Tonight was our Service Unit’s Bridging Ceremony. It initially started as a leader/daughter appreciation dinner, but then got upped to a Bronze Award Ceremony because several girls in our SU earned theirs, and then got upped again to encompass Bridging as a whole.
And for whatever reason, I volunteered to plan it. Something which I will never do again. It was very stressful and had very little return (only two troops came). That being said, I think that it was a success overall.
The decorations were very simple. Anne and I (well, mostly Anne), made centerpieces. They were a last minute thing as the troop that had tentatively offered to make them was not able to attend. One of the other leaders found some GS balloons, so we went with that – a white GS balloon on four green balloons, and a green GS balloon on four gold balloons.
The mom in my troop who made a balloon arch for us last year was gracious enough to do one again…even though I emailed her on Saturday asking for help. She came early, and we, plus Anne, my husband, and another mom tag-teamed it and got the arch set up with very little trouble.
HOW TO MAKE A BALLOON ARCH: And how she did it was disgustingly simple – she had three pieces of thin-ish, flexible piping; two of them were set into cement filled flower pots, the third one attached (with tape) to those poles. We blew up two balloons, tied them together, then twisted them around the pipe, alternating the directions, so there was very little pipe showing through.
Explain Higher GS Awards
Opening Ceremony. I had initially wanted to do a flag ceremony followed by a candle ceremony for the opening, but because of the lack of participation in our SU, I whittled it down to having all of the GS present come up to the front, gave each a daisy or a piece of paper, and had them say a line of the GS Promise or GS Law. As they said their line, they put their daisy into a vase. I did this with my Daisies at our rededication last fall, and hey…no reason not to do it again when I had everything already.
Bronze Award. After our Opening Ceremony, I gave a brief-ish explanation about what the Bronze, Silver, and Gold Awards are. On a side, I think only about 5% of all eligible Girl Scouts earn their Gold Award. That is horrible! I wish I knew what percentage of Boy Scouts earn their Eagle Scout Award. It has to be considerably higher. And if you enlist in the military, having the Gold Award bumps you up a rank.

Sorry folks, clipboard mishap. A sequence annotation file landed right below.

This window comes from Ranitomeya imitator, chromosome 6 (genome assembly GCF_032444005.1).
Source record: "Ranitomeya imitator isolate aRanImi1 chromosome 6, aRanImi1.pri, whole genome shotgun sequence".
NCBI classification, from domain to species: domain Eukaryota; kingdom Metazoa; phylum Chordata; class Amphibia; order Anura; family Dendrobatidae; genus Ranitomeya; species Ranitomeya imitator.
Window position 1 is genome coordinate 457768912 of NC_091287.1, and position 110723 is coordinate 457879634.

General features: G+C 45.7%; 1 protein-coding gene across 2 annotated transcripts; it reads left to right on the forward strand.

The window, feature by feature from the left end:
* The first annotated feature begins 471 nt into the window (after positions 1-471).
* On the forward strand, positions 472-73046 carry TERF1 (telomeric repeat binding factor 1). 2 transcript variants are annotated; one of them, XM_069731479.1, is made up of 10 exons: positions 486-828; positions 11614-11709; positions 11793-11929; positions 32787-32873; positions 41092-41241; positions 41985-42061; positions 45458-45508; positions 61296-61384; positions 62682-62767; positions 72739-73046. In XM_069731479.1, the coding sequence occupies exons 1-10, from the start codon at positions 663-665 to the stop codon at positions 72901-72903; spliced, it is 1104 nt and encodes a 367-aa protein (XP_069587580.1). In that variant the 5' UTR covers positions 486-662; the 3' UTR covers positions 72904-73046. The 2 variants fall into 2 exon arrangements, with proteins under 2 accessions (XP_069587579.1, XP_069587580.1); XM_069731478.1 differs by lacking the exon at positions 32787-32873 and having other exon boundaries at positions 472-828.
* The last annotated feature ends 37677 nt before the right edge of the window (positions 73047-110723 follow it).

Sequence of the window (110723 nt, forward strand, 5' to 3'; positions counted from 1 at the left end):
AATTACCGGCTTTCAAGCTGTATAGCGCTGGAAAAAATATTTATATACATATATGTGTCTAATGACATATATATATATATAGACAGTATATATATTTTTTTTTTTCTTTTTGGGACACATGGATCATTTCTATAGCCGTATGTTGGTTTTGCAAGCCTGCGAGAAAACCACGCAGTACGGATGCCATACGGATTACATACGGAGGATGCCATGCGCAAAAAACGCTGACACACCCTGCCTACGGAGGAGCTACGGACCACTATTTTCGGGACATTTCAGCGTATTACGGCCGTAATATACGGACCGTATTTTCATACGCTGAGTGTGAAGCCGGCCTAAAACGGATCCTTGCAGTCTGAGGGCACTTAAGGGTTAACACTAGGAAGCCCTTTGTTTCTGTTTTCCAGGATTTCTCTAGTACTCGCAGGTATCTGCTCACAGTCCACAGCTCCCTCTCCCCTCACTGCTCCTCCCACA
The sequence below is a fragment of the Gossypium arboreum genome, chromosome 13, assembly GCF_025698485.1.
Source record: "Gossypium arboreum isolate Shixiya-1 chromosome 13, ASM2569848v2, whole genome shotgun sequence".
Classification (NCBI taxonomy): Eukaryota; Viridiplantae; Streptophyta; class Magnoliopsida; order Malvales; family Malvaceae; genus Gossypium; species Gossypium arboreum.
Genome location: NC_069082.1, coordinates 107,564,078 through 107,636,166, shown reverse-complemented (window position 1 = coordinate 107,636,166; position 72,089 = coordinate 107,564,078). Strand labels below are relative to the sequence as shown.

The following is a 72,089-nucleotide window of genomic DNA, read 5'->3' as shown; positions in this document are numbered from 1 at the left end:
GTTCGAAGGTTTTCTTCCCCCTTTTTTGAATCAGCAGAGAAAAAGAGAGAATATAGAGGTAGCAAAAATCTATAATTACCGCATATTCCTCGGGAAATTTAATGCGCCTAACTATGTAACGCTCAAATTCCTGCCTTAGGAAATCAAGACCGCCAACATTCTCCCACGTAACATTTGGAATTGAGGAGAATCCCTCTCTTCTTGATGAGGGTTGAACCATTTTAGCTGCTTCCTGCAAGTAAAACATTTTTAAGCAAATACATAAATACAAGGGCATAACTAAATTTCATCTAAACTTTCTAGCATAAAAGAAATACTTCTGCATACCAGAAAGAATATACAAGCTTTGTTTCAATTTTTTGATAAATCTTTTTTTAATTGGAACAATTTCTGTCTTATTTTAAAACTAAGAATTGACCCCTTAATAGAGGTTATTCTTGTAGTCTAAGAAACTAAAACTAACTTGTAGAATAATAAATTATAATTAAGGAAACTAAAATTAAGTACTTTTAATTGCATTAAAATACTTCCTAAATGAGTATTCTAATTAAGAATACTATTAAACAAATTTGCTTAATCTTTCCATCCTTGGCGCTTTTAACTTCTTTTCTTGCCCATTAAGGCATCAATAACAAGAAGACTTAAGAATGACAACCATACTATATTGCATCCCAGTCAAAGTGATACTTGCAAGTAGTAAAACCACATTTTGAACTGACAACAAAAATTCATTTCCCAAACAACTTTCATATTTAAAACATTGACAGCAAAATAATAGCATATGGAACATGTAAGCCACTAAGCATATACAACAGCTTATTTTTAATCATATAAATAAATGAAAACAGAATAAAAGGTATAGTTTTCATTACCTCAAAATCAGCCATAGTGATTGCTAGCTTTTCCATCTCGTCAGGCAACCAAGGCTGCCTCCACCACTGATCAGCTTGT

Girl Scouts have three levels of Awards they can earn throughout their scouting experience: the Bronze Award is earned by Juniors (4th-5th graders), the Silver Award is earned by Cadettes (middle schoolers), and the highest of the awards, on par with the Eagle Scout Award for Boy Scouts, is the Gold Award, which is earned by Seniors and Ambassadors (high schoolers).
To earn these awards, girls must complete a Journey, which gives them a foundation for learning leadership skills, problem solving, and creating and carrying out community service projects. After they have completed a Journey, the girls work as a team to find some way to help improve their community. They identify a problem, determine what they can do to fix it, work with the appropriate person or department, and complete the project. With each higher award, the projects completed become more complex, with the goal that the project will ultimately be self-sustaining or perpetuating.
The leader from the Junior troop came up and explained what her girls did: they created an after-school craft club. And it was successful to the point that our village is picking it up for this coming school year. That is amazing! Then she gave them certificates (the actual award is back-ordered at our Council).
Bridging. Once the Bronze Awards were finished, we Bridged our Daisies and Juniors (8 girls in all). Again, I explained what Bridging and the Bridging Award are. The Daisies went first, then the Juniors. I found a cute little poem to read, but didn’t remember to do it until afterward. And I completely forgot about pulling one of my three Brownies who were present to help welcome the girls.
We also didn’t have a bridge, just a balloon arch. I think it worked out perfectly though.
Bridging is the transition from one level of Girl Scouting to the next. Every girl who completes a level automatically bridges to the next one. However, each level also has an earned Bridging Award associated with it. There are two required to steps: to Pass It On and to Look Ahead. Pass It On has the girls’ sharing their experiences at their current level with girls who are one level below them, or who haven’t started scouting yet. Look Ahead has the girls either doing something with girls in the level they will be Bridging to, or exploring different badges or opportunities the next level has.
Each troop will Bridge separately, starting with the youngest girls first. Each girl will cross a bridge, which symbolically shows them moving from one level to the next. They will be met either by their leader or a Girl Scout from the level they are Bridging to at the other side of the bridge. There, they will do the Girl Scout Handshake, and be welcomed to their new level.
Closing Ceremony. Again, I kept this very simple. Instead of pulling the girls up again, they stayed sitting with their parents. We sang “Make New Friends” to close everything out. Any parent who knew the words sang with us. There were a lot of people singing, which was nice.